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Building the Tech•Ed App for Windows Phone 7 (and how I did it)

Developing for Windows Phone is the most fun I’ve had with code for many years, so when Microsoft were looking for someone to whip up an application for this week’s Tech·Ed New Zealand, I jumped at the chance.

Tech.Ed 2011Tech.Ed 2011Tech.Ed 2011


The application allows Tech·Ed attendees to browse through all the available sessions, and add them to their own personal schedule. It shows upcoming sessions at a glance, with both your personal schedule and all upcoming sessions available side by side, so you can decide at the last minute to change to a more interesting session. There’s a twitter feed in the app so you can keep up to date with the latest chat on the #tenz hashtag.

At its core, the application is a series of lists built on the REST services that sit behind the Tech·Ed website. This is a very common scenario for mobile applications and something that I – and Intergen – have built many times over.

Because we’ve built Windows Phone apps using REST services several times before, we’ve ended up with a toolkit of fantastic frameworks (most of them free, and most available via Nuget) that we use over and over again.

Want to know the secret sauce? Here’s a quick run-down of the bits we used to bring the app to life:

Caliburn Micro

If you’re building Silverlight, WPF or Windows Phone apps and you’re not using Caliburn Micro, you’re probably doing it wrong. Convention-based and incredibly extensible, Caliburn takes the donkey work out of data binding and just lets you get on with the fun stuff.

Telerik RadControls for Windows Phone

The guys at Telerik really know their stuff. These controls are fast, simple, and a joy to use. We used the JumpList control to allow users to quickly jump to speakers by letter, or sessions by day. It’s simple to define how you want list items grouped, and the controls match the gorgeous look of the system controls.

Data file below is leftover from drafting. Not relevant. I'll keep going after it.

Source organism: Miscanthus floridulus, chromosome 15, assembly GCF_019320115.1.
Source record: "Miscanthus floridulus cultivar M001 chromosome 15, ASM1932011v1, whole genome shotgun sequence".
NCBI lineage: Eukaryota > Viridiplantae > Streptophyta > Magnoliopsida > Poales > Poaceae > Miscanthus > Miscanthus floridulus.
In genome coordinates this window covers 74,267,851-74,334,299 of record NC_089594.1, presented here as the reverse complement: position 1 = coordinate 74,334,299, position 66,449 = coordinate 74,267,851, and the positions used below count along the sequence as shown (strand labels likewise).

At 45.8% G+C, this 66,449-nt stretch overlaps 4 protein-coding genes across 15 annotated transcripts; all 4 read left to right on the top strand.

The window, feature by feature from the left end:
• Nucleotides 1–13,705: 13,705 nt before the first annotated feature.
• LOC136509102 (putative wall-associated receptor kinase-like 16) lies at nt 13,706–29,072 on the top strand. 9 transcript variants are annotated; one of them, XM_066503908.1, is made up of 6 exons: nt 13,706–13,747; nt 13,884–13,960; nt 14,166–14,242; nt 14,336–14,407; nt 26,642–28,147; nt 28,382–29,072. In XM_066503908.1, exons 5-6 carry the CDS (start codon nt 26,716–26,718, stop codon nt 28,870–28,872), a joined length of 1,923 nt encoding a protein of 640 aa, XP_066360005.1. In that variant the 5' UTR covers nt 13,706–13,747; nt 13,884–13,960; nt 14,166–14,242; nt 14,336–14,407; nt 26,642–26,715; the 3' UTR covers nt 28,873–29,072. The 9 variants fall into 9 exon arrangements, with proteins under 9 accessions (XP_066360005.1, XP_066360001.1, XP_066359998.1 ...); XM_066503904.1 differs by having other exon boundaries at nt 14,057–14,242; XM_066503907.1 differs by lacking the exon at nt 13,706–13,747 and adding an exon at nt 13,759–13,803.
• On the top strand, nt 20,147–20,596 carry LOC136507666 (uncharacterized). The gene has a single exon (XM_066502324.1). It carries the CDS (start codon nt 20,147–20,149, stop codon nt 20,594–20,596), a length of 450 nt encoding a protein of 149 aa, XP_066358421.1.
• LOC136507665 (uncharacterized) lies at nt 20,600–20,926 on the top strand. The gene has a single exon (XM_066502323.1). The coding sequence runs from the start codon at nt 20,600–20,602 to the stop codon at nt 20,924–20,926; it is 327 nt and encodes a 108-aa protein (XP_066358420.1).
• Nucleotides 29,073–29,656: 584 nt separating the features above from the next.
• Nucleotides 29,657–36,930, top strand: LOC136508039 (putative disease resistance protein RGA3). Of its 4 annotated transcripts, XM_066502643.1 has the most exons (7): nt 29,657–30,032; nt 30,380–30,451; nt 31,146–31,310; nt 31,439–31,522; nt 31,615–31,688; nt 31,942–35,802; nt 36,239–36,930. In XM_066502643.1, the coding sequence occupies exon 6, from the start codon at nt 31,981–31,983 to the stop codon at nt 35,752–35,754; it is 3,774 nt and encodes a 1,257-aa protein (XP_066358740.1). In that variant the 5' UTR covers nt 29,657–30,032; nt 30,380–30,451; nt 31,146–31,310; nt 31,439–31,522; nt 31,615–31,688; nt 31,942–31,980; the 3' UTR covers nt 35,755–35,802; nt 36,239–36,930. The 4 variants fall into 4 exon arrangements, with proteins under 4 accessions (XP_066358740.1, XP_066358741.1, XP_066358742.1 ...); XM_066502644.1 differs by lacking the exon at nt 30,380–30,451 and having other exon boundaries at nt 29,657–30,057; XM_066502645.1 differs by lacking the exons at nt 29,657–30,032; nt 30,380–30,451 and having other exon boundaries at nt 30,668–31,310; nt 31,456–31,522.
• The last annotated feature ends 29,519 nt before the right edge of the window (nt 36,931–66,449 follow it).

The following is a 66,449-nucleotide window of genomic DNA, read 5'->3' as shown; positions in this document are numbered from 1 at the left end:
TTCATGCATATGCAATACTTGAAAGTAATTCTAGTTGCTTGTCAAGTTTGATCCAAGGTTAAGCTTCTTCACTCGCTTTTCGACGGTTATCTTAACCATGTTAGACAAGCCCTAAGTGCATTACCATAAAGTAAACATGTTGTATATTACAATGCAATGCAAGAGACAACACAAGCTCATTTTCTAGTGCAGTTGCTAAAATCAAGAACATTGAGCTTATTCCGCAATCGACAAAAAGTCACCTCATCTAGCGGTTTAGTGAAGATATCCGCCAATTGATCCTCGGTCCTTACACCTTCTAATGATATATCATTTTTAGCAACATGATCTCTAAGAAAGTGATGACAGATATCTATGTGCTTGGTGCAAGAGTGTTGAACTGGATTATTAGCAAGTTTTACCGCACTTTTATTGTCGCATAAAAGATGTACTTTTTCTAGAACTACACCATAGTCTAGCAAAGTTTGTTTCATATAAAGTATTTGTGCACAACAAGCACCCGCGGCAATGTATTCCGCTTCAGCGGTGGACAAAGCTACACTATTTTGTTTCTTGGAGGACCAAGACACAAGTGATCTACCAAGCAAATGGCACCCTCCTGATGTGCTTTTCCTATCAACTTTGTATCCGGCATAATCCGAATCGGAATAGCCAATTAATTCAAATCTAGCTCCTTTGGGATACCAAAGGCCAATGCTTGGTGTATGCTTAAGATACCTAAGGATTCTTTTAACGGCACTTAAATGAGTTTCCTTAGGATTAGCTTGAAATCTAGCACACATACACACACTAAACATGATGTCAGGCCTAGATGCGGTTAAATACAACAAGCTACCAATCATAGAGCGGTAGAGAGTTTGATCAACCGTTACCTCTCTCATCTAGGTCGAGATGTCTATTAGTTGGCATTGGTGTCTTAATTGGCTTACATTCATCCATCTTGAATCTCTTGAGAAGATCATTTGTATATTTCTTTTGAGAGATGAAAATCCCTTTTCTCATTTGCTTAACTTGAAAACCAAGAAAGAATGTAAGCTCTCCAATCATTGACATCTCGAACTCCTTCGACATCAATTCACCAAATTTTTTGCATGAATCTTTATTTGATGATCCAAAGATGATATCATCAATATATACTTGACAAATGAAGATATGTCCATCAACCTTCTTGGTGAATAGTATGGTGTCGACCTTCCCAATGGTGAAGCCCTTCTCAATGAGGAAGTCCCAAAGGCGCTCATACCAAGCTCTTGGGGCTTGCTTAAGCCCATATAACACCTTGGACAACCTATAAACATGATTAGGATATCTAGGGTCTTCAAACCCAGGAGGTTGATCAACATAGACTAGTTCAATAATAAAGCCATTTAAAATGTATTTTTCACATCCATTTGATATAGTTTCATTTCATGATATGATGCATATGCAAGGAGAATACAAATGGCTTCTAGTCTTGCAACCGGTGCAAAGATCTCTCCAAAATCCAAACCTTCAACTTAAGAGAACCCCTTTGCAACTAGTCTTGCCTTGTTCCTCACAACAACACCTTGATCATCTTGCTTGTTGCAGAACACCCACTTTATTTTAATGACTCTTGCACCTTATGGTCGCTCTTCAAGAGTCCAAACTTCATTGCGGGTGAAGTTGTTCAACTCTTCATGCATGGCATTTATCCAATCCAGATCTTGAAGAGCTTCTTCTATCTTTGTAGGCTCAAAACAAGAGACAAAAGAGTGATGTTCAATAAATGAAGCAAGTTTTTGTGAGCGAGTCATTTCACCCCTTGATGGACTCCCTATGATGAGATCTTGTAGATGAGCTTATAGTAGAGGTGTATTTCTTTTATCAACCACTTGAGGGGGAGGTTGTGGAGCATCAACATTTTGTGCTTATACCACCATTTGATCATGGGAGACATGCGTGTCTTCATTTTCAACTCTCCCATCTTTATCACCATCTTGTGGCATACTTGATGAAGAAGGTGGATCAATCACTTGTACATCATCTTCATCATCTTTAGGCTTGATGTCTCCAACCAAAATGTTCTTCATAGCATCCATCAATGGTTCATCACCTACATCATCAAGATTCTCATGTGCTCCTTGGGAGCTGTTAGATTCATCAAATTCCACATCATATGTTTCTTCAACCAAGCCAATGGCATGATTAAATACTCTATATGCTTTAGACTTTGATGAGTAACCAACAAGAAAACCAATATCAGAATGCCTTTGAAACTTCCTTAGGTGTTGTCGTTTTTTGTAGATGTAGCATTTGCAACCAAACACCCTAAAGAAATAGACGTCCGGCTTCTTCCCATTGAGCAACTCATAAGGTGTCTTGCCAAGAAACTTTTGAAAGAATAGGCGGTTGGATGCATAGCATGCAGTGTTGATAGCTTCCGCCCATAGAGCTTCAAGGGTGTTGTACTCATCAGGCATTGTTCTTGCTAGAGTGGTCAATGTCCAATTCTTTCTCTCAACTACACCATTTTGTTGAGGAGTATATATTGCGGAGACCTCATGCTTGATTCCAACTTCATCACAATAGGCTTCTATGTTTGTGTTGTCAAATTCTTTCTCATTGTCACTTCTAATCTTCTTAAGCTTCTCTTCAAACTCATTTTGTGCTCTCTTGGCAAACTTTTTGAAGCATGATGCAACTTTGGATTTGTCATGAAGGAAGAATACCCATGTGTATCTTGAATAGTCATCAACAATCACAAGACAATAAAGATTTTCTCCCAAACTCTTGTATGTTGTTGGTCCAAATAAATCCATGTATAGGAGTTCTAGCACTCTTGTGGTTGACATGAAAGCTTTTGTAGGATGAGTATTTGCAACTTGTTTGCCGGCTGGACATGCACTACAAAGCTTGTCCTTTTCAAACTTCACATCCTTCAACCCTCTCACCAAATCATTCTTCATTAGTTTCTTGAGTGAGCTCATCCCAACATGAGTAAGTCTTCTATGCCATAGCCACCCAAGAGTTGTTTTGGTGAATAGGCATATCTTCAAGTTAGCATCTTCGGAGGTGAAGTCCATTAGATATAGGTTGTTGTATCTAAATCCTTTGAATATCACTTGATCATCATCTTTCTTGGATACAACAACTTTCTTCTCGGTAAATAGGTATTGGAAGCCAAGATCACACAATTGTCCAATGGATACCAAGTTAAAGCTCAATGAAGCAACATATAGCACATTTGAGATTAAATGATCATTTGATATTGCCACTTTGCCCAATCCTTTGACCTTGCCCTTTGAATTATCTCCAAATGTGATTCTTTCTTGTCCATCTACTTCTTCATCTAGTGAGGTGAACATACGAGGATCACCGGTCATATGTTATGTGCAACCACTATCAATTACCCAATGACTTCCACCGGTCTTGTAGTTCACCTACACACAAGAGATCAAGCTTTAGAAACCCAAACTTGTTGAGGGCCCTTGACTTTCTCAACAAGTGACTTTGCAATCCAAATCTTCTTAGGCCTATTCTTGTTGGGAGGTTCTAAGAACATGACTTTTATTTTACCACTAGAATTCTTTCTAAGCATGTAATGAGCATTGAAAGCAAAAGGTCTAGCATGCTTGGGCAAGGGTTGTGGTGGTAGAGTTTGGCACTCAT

Written by Intergen’s own James Newton-King, Json.NET is the king of JSON serialisers in the .NET world. Json.NET works great with all sorts of JSON layouts, and is faster in most cases than Microsoft’s own DataContractJsonSerializer. It’s a must-have if you’re working with REST services in any .NET project, not just Windows Phone.


If you want to build a testable app, you want to use dependency injection. MicroIoC is a neat little DI container that works great on Windows Phone. It’s a teeny tiny 13kB, and has a really nice fluent interface for registering items in the container.


Have I mentioned REST services enough? RestSharp takes a lot of the repetition out of REST. Set your endpoint and ApiKey once, then add additional parameters only when you need them. RestSharp will build up your URLs for you, including POST parameters if defined, and can use generics (combined with JSON.Net) to coerce the raw results into the correct type that you want.

I’ll be demonstrating all of the above, and more in the WPH304 session at Tech·Ed. So install the app, have a play, then come along to see the code behind it.


Posted by: Ben Gracewood, Solution Architect | 22 August 2011

Tags: Microsoft, Tech.Ed 2011

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